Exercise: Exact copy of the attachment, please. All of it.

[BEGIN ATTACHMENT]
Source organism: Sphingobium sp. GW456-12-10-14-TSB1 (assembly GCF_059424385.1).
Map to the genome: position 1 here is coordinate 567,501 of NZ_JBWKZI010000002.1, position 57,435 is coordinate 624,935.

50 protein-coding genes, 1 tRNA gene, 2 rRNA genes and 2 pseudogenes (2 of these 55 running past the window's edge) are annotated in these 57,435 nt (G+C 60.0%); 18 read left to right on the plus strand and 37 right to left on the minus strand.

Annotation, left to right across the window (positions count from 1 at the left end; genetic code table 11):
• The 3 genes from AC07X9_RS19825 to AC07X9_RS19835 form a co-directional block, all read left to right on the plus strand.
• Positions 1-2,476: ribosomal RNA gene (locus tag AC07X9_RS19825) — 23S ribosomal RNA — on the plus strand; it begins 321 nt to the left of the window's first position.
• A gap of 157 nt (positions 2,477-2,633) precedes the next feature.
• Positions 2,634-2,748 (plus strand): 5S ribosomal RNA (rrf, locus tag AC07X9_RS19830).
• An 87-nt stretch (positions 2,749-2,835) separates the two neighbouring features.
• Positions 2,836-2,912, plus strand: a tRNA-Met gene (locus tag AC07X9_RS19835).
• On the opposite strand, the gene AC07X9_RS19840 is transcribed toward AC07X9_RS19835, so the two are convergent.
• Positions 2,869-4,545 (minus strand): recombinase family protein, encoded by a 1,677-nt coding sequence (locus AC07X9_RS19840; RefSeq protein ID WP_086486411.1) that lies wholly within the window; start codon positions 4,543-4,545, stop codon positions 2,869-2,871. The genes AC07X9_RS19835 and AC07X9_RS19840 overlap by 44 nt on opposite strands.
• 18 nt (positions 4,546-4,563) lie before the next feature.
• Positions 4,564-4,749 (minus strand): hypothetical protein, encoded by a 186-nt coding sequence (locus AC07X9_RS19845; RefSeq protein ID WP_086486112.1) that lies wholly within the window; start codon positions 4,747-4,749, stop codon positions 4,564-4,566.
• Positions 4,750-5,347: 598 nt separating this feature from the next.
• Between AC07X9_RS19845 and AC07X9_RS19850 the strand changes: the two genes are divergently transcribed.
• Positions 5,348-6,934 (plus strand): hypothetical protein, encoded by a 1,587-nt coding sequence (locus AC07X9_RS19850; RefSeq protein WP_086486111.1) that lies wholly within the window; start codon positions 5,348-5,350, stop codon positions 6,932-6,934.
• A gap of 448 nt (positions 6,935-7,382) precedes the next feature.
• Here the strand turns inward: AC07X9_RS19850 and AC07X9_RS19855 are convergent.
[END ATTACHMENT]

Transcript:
Source organism: Sphingobium sp. GW456-12-10-14-TSB1 (assembly GCF_059424385.1).
Map to the genome: position 1 here is coordinate 567,501 of NZ_JBWKZI010000002.1, position 57,435 is coordinate 624,935.

50 protein-coding genes, 1 tRNA gene, 2 rRNA genes and 2 pseudogenes (2 of these 55 running past the window's edge) are annotated in these 57,435 nt (G+C 60.0%); 18 read left to right on the plus strand and 37 right to left on the minus strand.

Annotation, left to right across the window (positions count from 1 at the left end; genetic code table 11):
• The 3 genes from AC07X9_RS19825 to AC07X9_RS19835 form a co-directional block, all read left to right on the plus strand.
• Positions 1-2,476: ribosomal RNA gene (locus tag AC07X9_RS19825) — 23S ribosomal RNA — on the plus strand; it begins 321 nt to the left of the window's first position.
• A gap of 157 nt (positions 2,477-2,633) precedes the next feature.
• Positions 2,634-2,748 (plus strand): 5S ribosomal RNA (rrf, locus tag AC07X9_RS19830).
• An 87-nt stretch (positions 2,749-2,835) separates the two neighbouring features.
• Positions 2,836-2,912, plus strand: a tRNA-Met gene (locus tag AC07X9_RS19835).
• On the opposite strand, the gene AC07X9_RS19840 is transcribed toward AC07X9_RS19835, so the two are convergent.
• Positions 2,869-4,545 (minus strand): recombinase family protein, encoded by a 1,677-nt coding sequence (locus AC07X9_RS19840; RefSeq protein ID WP_086486411.1) that lies wholly within the window; start codon positions 4,543-4,545, stop codon positions 2,869-2,871. The genes AC07X9_RS19835 and AC07X9_RS19840 overlap by 44 nt on opposite strands.
• 18 nt (positions 4,546-4,563) lie before the next feature.
• Positions 4,564-4,749 (minus strand): hypothetical protein, encoded by a 186-nt coding sequence (locus AC07X9_RS19845; RefSeq protein ID WP_086486112.1) that lies wholly within the window; start codon positions 4,747-4,749, stop codon positions 4,564-4,566.
• Positions 4,750-5,347: 598 nt separating this feature from the next.
• Between AC07X9_RS19845 and AC07X9_RS19850 the strand changes: the two genes are divergently transcribed.
• Positions 5,348-6,934 (plus strand): hypothetical protein, encoded by a 1,587-nt coding sequence (locus AC07X9_RS19850; RefSeq protein WP_086486111.1) that lies wholly within the window; start codon positions 5,348-5,350, stop codon positions 6,932-6,934.
• A gap of 448 nt (positions 6,935-7,382) precedes the next feature.
• Here the strand turns inward: AC07X9_RS19850 and AC07X9_RS19855 are convergent.